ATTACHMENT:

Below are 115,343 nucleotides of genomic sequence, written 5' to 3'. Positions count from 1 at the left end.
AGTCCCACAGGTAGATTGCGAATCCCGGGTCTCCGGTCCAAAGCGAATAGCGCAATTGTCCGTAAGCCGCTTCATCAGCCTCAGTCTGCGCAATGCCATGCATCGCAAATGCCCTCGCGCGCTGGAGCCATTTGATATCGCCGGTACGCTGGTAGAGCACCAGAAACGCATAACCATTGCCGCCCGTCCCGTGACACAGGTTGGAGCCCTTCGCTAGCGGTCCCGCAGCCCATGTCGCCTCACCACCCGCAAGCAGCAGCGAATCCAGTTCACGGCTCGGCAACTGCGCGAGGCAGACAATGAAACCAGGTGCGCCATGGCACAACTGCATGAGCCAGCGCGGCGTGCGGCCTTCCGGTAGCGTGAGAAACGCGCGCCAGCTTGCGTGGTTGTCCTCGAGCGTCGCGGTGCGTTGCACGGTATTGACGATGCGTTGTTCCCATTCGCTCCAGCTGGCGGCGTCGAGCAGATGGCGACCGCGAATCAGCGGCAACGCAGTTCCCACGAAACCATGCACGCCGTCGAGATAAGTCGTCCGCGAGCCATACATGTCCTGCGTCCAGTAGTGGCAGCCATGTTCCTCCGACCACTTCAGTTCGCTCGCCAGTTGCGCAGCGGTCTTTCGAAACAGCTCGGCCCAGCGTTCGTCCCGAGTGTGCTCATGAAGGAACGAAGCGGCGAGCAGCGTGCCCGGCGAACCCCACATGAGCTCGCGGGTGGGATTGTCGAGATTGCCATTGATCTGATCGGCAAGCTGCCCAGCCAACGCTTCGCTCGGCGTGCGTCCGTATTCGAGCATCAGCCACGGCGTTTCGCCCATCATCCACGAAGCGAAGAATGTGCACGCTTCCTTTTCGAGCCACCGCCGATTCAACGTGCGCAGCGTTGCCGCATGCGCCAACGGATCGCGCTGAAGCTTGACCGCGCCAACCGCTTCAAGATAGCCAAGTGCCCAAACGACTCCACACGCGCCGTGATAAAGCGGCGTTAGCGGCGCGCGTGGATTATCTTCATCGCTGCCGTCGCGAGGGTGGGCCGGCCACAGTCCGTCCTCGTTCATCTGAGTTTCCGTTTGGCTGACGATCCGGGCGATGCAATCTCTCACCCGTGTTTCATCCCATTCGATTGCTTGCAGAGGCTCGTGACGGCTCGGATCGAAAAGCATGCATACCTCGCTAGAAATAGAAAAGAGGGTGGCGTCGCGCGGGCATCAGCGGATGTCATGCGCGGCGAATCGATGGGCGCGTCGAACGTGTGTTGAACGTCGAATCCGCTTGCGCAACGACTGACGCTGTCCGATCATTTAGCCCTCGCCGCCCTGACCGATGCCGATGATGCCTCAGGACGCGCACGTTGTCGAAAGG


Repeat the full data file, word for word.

Below are 115,343 nucleotides of genomic sequence, written 5' to 3'. Positions count from 1 at the left end.
AGTCCCACAGGTAGATTGCGAATCCCGGGTCTCCGGTCCAAAGCGAATAGCGCAATTGTCCGTAAGCCGCTTCATCAGCCTCAGTCTGCGCAATGCCATGCATCGCAAATGCCCTCGCGCGCTGGAGCCATTTGATATCGCCGGTACGCTGGTAGAGCACCAGAAACGCATAACCATTGCCGCCCGTCCCGTGACACAGGTTGGAGCCCTTCGCTAGCGGTCCCGCAGCCCATGTCGCCTCACCACCCGCAAGCAGCAGCGAATCCAGTTCACGGCTCGGCAACTGCGCGAGGCAGACAATGAAACCAGGTGCGCCATGGCACAACTGCATGAGCCAGCGCGGCGTGCGGCCTTCCGGTAGCGTGAGAAACGCGCGCCAGCTTGCGTGGTTGTCCTCGAGCGTCGCGGTGCGTTGCACGGTATTGACGATGCGTTGTTCCCATTCGCTCCAGCTGGCGGCGTCGAGCAGATGGCGACCGCGAATCAGCGGCAACGCAGTTCCCACGAAACCATGCACGCCGTCGAGATAAGTCGTCCGCGAGCCATACATGTCCTGCGTCCAGTAGTGGCAGCCATGTTCCTCCGACCACTTCAGTTCGCTCGCCAGTTGCGCAGCGGTCTTTCGAAACAGCTCGGCCCAGCGTTCGTCCCGAGTGTGCTCATGAAGGAACGAAGCGGCGAGCAGCGTGCCCGGCGAACCCCACATGAGCTCGCGGGTGGGATTGTCGAGATTGCCATTGATCTGATCGGCAAGCTGCCCAGCCAACGCTTCGCTCGGCGTGCGTCCGTATTCGAGCATCAGCCACGGCGTTTCGCCCATCATCCACGAAGCGAAGAATGTGCACGCTTCCTTTTCGAGCCACCGCCGATTCAACGTGCGCAGCGTTGCCGCATGCGCCAACGGATCGCGCTGAAGCTTGACCGCGCCAACCGCTTCAAGATAGCCAAGTGCCCAAACGACTCCACACGCGCCGTGATAAAGCGGCGTTAGCGGCGCGCGTGGATTATCTTCATCGCTGCCGTCGCGAGGGTGGGCCGGCCACAGTCCGTCCTCGTTCATCTGAGTTTCCGTTTGGCTGACGATCCGGGCGATGCAATCTCTCACCCGTGTTTCATCCCATTCGATTGCTTGCAGAGGCTCGTGACGGCTCGGATCGAAAAGCATGCATACCTCGCTAGAAATAGAAAAGAGGGTGGCGTCGCGCGGGCATCAGCGGATGTCATGCGCGGCGAATCGATGGGCGCGTCGAACGTGTGTTGAACGTCGAATCCGCTTGCGCAACGACTGACGCTGTCCGATCATTTAGCCCTCGCCGCCCTGACCGATGCCGATGATGCCTCAGGACGCGCACGTTGTCGAAAGG